United States: Five Things You Need To Know About General Liability Insurance: 3) The Right To Select Your Own Counsel (Video Content)

Last Updated: July 14 2016
Article by Mark Miller

In part three of our series "Five Things You Need To Know About General Liability Insurance" we address whether a policyholder, or the insurance carrier, has the right to select defense counsel. With high dollar claims, this can be a critical issue for policyholders.

The initial question policyholders should ask, is whether the underlying litigation is important enough to justify hiring defense counsel of a policyholder's own choosing. Although litigation may be annoying, it is not always significant. Insurers typically do a great job at defending low-dollar slip and fall cases,. With these kinds of bodily injury claims, there is generally no reason to quibble with an insurer's selection of defense counsel. Insurers have large numbers of lawyers on call to defend these cases, and, using an insurance company appointed lawyer to defend these kinds of claims may be the best option.

Cases we become involved in as insurance coverage counsel fall into a different category, namely, high-dollar complex litigations that have the ability to significantly impact the company. If a case alleges considerable damages, or centers on complicated legal specialties, a general purpose insurance defense litigator appointed by the insurance carrier may not be the best choice. For these kinds of claims, policyholders should carefully analyze whether they have the right to select counsel.

Here, there is a major divide between insurance industry custom and practice, and what the law provides. Insurers seldom offer a policyholder the right to select counsel. Yet, the law oftentimes mandates that the insurer accept a policyholder's selection of counsel. Most jurisdictions permit the policyholder to select counsel when there is a conflict between the policyholder and the insurer. Unless the insurer unqualifiedly defends the policyholder, which is exceedingly rare, there is likely a conflict. The most common example of this is the typical reservation of rights letter, the kind that insurers send on most every claim they encounter. As a general rule, these letters state that the insurer will defend, up and until defense counsel finds evidence indicating that coverage need not be provided. There in lies the conflict. The insurer is paying defense counsel, and defense counsel is beholden to the insurance carrier for future business. Defense counsel knows that, if they find evidence supporting an insurance carrier's position for denial of coverage, that the insurance carrier would want them to divulge that information to them. This is a classic conflict of interest that the law has long since recognized, and this conflict is the very reason that policyholders should be permitted to select defense counsel for the vast majority of claims.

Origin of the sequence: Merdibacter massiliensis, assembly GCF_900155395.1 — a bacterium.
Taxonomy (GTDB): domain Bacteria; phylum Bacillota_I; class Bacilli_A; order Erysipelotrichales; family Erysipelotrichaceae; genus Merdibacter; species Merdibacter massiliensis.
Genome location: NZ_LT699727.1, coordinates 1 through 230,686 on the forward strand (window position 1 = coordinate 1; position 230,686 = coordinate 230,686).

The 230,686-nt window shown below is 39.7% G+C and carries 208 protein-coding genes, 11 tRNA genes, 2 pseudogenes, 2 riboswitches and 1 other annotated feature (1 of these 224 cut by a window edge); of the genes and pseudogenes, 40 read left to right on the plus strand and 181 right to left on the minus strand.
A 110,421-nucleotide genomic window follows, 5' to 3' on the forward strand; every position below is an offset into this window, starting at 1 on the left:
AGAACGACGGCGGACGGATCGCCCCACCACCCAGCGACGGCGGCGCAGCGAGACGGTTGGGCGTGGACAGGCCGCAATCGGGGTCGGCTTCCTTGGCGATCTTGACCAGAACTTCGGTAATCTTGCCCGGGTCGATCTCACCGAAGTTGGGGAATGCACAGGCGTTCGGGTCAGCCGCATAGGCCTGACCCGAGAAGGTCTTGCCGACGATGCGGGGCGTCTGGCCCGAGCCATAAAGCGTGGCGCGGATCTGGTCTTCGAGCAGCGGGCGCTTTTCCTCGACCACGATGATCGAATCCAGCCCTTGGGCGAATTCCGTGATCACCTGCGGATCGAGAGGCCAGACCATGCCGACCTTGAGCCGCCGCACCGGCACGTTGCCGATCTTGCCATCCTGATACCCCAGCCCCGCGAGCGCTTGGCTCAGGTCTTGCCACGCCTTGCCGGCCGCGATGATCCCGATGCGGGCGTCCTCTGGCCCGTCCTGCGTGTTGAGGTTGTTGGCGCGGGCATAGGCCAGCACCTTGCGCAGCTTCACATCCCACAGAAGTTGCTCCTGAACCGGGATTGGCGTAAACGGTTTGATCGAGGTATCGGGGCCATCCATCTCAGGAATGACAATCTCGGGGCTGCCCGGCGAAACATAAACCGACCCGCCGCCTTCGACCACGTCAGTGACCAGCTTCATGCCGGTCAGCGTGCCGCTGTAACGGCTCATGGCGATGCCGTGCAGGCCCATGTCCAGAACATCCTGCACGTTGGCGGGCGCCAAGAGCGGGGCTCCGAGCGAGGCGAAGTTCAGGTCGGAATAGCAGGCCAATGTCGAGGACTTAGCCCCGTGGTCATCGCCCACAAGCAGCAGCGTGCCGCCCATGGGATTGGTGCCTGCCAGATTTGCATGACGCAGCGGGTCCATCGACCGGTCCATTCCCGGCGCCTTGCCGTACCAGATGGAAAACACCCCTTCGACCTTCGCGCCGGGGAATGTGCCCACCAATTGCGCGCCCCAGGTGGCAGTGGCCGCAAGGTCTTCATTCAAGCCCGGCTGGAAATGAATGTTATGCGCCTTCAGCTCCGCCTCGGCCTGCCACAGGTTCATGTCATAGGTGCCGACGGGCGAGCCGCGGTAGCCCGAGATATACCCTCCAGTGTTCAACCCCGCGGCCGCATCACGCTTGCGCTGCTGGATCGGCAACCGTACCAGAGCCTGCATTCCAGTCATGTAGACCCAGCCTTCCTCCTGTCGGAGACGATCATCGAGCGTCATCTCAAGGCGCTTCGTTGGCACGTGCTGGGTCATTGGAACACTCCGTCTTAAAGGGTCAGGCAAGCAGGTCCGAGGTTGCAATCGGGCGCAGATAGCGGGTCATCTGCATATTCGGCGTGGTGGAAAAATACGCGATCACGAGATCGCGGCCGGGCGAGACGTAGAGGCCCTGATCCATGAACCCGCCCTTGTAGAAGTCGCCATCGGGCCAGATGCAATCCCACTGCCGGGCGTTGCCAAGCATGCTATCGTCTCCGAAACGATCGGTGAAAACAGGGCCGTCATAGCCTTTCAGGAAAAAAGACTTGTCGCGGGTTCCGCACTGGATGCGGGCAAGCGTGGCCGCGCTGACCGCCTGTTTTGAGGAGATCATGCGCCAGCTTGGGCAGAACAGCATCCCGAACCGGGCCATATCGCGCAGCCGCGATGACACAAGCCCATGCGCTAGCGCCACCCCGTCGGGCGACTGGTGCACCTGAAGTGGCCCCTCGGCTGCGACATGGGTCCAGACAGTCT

We have included the transcript of the video below:

Five Things You Need to Know About General Liability Insurance: 3) The Right to Select Your Own Counsel